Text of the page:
Helvetica, the movie
Tuesday July 31 2012
My Facebook and/or Twitter followers already knew I was watching Helvetica Sunday late afternoon. It is a feature-length independent film about typography, graphic design and global visual culture. It looks at the proliferation of one typeface (which recently celebrated its 50th birthday in 2007) as part of a larger conversation about the way type affects our lives. Helvetica has been shown at over 200 film festivals, museums, design conferences, and cinemas worldwide, and is now available on DVD. A quote from the movie:
Developed by the Swiss duo Eduard Hoffmann (Haas) and Max Miedinger (Stempel), the typeface was first called Neue Haas Grotesk, as a successor to Akzidenz Grotesk. But the font was to be marketed in the USA as well and therefore needed a new, international sounding name. Miedinger came up with Helvetia, the Latin name for Switzerland, which the transformed to Helvetica.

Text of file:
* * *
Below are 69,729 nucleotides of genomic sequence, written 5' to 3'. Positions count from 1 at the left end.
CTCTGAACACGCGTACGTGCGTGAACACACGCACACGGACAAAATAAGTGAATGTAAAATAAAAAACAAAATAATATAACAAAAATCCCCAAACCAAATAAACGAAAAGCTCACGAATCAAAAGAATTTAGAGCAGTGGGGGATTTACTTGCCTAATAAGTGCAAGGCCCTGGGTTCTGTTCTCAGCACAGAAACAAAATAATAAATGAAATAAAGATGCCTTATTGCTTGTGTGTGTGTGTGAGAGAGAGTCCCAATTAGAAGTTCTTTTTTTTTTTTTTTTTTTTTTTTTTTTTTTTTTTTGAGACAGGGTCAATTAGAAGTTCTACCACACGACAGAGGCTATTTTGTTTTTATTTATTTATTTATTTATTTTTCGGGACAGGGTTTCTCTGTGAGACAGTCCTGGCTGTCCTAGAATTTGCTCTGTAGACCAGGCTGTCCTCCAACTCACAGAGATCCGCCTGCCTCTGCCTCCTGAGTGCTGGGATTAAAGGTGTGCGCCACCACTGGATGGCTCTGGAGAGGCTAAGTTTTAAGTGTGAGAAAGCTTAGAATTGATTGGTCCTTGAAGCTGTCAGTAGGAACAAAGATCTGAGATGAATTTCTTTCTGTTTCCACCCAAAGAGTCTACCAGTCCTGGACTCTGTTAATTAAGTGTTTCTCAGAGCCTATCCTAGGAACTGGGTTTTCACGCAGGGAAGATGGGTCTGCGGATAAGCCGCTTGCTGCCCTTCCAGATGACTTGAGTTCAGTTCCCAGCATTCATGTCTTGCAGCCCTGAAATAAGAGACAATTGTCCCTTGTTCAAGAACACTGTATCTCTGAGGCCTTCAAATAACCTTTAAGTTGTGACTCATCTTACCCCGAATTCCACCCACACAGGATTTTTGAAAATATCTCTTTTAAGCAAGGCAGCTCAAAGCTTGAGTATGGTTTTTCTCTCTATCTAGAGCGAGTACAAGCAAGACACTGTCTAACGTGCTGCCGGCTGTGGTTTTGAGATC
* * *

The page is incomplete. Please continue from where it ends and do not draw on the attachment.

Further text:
You can find this font on the website of the owner, Linotype. Though it’s the default font of Apple OS and software, it’s not a cheap font. That’s why Microsoft had her own clone created, called Arial. At first sight they look very similar, but look closer and you’ll see slight differences. Fontometer by I Love Typography is cool comparison site for these two typefaces!
The 70s and 80s were characterized by the post-modernism, people didn’t know what they were caring for, just that they were against globalization, dullness, sameness, routine and against the default typeface Helvetica.
There are more young typeface designers now than ever before in history, so who knows what the future of typeface design will bring?!
More about Helvetica, the typeface: Wikipedia
Photo credits: Still from the movie
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